Digital is here to stay but it is not all right to focus solely on it, according to Carat SA’s latest research. Traditional media solutions such as television and radio are gaining a new lease on life, as advertisers increasingly incorporate digital components to achieve greater engagement and interaction with consumers, says Erica Gunning, former MD of media agency Carat SA, who this month took over as MD of the MEC Group.
“We have been observing the growth in digital integration in traditional media, and the trend was solidly backed up by findings of the 2011 Carat Consumer Connection study,” Gunning explains.
The South African Consumer Connection System (CCS) survey, conducted for the second year by media agency Carat SA, is a globally recognised tool which assists marketing and media managers to understand consumers’ interaction with different media channels.
Some of the findings of this year’s survey showed that:
• DStv growth of PVR households meant 52% of respondents recorded programmes to watch in their own time;
• The younger generation was spending less time reading newspapers now compared to one to two years ago, while 8% of 18-24 year olds accessed news on their mobile phones and 12% on an internet website; and
• In LSM 5-8, almost half of the respondents claimed it was critical for them to be able to connect to the Internet on their mobile phones to access information.
Gunning says the digital revolution manifested in multiple advancements, including across and within platforms.
“Take for instance the television experience, which is continuously improving with digital development and integration. The growth of emerging television technologies such as 3DTV and Internet connected TV will continue to fuel the improved user experience and engagement,” she says.
And contrary to conventional wisdom, the consumption of video through internet was not replacing television consumption.
“In fact, the entire category is growing, with so-called screen mentality extending. This can be witnessed as television viewers turn to their mobile phones during ad breaks, or even during lulls in action on the primary device of engagement, be it television or radio.”
Gunning says that video content has moved to a downtime priority as consumers viewed it as a “catching-up” device. “With the increase of PVR households driven by ‘must see content’, delayed television viewing is growing,” she says.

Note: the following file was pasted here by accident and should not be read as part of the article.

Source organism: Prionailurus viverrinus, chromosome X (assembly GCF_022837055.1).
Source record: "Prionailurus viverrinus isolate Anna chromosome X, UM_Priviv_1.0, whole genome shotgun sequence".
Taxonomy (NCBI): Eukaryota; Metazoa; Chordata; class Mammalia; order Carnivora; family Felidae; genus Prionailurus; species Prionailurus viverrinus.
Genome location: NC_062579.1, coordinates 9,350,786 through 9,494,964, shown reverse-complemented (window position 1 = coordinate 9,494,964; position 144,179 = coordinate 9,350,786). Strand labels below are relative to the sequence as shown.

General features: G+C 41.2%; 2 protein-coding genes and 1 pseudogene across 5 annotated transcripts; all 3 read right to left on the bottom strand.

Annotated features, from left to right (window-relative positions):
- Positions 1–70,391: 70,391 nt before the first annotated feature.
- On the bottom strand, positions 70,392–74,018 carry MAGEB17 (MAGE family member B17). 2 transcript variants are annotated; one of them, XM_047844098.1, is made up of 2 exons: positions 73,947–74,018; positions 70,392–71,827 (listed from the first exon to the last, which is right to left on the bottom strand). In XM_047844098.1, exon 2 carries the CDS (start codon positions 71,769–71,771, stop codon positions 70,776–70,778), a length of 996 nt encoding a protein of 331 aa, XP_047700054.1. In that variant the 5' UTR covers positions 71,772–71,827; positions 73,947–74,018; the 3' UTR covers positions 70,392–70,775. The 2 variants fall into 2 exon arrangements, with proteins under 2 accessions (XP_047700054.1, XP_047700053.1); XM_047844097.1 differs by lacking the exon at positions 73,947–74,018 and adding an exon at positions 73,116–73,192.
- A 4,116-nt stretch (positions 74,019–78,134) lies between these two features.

Gunning says that most agencies still focused primarily on attracting consumers via traditional media spaces. Few focused on obtaining more and better results by actively seeking digital integration opportunities.
“Clients must however embrace the ‘always on’ mindset of consumers, and ensure their cross-platform visibility and relevance in a variety of media spaces,” she says. “Integration of digital and traditional media spaces is the only way to effectively reach the ‘connected’ consumer beyond just bought media spaces.”
Gunning believes that clients should be confident that their media and digital agency partners:
• Understand consumers’ media usage journey throughout the day, which will aid in the development and design of 360-degree campaigns
• Are able to develop and implement cross-platform behaviour-based strategies that recognise that media and content unite around social media
• Can create ‘conversations’ with consumers to convert them into relationships with brands
• Can apply a multi-screen strategy approach, allowing for more depth in communication and dialogue.
“Media agencies must evolve along with the fast-paced evolution of consumer engagement with multiple platforms intergration,” says Gunning.
“While a focus on traditional media remains relevant, agencies have to be able to think laterally and across disciplines, and apply their knowledge of consumer behaviour to the full potential of a client’s brand.”
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